Inside The Foundling Museum, in London’s Bloomsbury, hangs Hogarth’s splendid portrait of a generous-hearted man who should be better known.

Thomas Coram, a sea captain, on his retirement to London in the first quarter of the eighteenth century, was horrified that babies were abandoned to die on the dung heaps of the city’s streets. The Catholic Continent had convents which accepted foundlings, but there were none of those in Protestant England. A man of action, Coram devoted his retirement to raising enough capital for a refuge for infants whose mothers were unable, through want or the social disgrace associated with unmarried motherhood, to care for them. It took this tenacious man an amazing seventeen years to make his dream a reality but, finally, in 1741 London’s Foundling Hospital opened its doors.

Today, The Foundling Museum has on display the well-thumbed notebook in which he painstakingly recorded the sums – large and small – that he persuaded citizens of London to part with. The Museum also holds poignant examples of the coins or scraps of ribbon or lace left as tokens by desperate mothers in the hope they might, one day, be able to reclaim their precious child. It was one of these, a pink square of fabric embroidered with my own initials, that moved me to write my novel, The Servant. The embroidery is exquisite, the fabric looks like silk, and the woman who created it was clearly literate. What was her story? We will never know, but it must have been a sad one.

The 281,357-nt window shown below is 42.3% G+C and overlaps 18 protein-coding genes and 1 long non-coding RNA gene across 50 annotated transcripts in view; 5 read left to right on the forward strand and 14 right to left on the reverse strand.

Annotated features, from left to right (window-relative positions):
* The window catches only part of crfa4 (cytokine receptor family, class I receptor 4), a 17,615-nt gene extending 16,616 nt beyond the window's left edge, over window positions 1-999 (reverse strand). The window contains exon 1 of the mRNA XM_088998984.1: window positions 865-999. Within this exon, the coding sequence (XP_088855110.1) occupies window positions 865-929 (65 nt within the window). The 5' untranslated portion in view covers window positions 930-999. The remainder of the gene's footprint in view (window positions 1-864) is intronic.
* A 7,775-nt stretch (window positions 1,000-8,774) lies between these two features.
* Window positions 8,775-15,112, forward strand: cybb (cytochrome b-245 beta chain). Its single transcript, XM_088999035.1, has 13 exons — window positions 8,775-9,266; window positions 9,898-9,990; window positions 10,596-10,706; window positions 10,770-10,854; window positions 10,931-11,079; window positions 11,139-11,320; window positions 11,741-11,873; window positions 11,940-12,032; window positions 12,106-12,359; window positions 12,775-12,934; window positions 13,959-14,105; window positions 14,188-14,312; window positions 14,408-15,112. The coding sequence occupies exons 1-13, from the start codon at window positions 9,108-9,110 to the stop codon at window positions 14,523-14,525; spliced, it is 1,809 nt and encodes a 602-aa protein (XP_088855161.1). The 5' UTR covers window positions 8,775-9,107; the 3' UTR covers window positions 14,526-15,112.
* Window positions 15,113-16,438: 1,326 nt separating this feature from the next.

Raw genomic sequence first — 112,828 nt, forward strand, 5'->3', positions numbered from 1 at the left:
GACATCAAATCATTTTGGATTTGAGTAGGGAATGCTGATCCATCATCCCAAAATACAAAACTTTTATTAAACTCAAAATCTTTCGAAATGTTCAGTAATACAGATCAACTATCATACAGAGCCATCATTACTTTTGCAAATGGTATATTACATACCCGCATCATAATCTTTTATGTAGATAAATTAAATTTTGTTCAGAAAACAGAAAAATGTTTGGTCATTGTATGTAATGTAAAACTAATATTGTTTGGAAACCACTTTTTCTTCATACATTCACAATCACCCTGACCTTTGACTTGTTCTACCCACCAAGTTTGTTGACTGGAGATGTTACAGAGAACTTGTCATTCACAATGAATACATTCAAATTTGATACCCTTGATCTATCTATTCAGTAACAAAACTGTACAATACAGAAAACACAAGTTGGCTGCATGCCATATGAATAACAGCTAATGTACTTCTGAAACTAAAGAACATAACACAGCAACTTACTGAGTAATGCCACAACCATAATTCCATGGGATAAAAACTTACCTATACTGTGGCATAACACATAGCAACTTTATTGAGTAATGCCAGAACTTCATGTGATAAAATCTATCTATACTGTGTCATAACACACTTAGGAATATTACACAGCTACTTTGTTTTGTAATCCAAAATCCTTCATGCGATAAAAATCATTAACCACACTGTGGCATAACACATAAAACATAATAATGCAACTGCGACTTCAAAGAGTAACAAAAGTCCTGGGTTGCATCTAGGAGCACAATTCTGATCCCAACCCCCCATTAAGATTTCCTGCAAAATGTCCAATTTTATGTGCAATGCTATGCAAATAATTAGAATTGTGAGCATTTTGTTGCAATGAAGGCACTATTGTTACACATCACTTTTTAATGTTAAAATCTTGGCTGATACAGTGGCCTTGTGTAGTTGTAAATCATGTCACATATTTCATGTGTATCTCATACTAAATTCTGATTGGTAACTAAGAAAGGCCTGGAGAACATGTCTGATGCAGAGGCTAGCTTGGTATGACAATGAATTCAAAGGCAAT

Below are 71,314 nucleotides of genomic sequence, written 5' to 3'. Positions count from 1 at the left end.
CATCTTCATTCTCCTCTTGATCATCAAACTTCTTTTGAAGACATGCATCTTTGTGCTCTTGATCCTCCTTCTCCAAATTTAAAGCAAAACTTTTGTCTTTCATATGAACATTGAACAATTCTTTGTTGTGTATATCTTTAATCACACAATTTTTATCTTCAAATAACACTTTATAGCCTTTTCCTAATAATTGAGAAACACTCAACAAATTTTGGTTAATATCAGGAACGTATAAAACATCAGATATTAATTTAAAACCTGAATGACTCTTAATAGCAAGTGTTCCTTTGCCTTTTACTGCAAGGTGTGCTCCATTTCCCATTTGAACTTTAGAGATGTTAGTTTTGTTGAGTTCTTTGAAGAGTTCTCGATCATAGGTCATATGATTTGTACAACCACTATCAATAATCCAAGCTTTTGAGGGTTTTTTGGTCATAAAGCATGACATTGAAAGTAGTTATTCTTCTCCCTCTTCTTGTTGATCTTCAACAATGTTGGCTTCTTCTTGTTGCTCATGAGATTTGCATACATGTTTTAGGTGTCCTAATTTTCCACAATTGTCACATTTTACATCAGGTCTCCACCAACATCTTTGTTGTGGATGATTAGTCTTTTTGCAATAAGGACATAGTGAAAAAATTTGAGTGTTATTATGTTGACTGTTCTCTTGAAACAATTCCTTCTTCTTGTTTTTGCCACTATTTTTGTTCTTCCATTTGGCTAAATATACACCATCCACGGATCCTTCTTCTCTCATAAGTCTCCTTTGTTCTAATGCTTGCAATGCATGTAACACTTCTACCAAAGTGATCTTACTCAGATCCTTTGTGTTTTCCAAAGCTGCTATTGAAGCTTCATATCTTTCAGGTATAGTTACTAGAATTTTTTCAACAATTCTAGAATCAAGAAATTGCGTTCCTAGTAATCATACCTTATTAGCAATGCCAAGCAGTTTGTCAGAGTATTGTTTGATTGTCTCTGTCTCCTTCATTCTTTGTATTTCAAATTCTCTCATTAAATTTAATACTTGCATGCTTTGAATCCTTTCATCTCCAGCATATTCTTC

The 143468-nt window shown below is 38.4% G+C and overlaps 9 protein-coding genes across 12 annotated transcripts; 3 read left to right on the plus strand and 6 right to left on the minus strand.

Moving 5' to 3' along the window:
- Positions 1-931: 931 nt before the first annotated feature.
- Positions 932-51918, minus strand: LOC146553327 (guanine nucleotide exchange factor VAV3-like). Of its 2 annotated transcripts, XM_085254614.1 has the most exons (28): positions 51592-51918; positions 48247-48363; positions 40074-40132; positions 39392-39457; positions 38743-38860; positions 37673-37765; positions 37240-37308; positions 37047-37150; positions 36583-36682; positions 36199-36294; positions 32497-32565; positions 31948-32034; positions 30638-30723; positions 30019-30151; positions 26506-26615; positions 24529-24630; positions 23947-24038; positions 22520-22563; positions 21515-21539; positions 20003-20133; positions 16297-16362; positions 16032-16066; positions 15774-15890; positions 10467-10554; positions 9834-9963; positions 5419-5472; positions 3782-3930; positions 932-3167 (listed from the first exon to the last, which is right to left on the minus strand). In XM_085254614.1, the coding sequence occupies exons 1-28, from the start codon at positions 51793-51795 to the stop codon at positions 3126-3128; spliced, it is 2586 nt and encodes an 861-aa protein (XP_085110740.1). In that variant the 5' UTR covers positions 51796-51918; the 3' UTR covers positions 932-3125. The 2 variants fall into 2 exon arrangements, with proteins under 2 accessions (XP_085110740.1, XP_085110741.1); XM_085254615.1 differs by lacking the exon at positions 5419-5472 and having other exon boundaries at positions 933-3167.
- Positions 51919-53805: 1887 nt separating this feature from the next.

I like to think it was Coram’s wife – like myself childless – who suggested to him that he stop his fruitless attempts to raise enough money from the city fathers and powerful male aristocracy and instead approach their wives. For it was the signatures of the Duchess of Somerset and other high society women on The Ladies Petition presented to George III in 1735 that finally made Coram’s dream a reality. I am also tempted to wonder whether the consciences of those ladies had been pricked by awareness of sins committed by their own sons and husbands.

When the Museum is properly open again, next year, I hope that those who live within reach of London will make a visit. The stories of so many betrayed women are poignant, but an important part of our history.

In his final days, Thomas Coram is recorded as liking to sit in the garden of The Foundling Hospital, in his distinctive scarlet coat, handing out gingerbread men to the children. The Santa Claus of his age.

The Servant by Maggie Richell-Davies – £1.99 on Kindle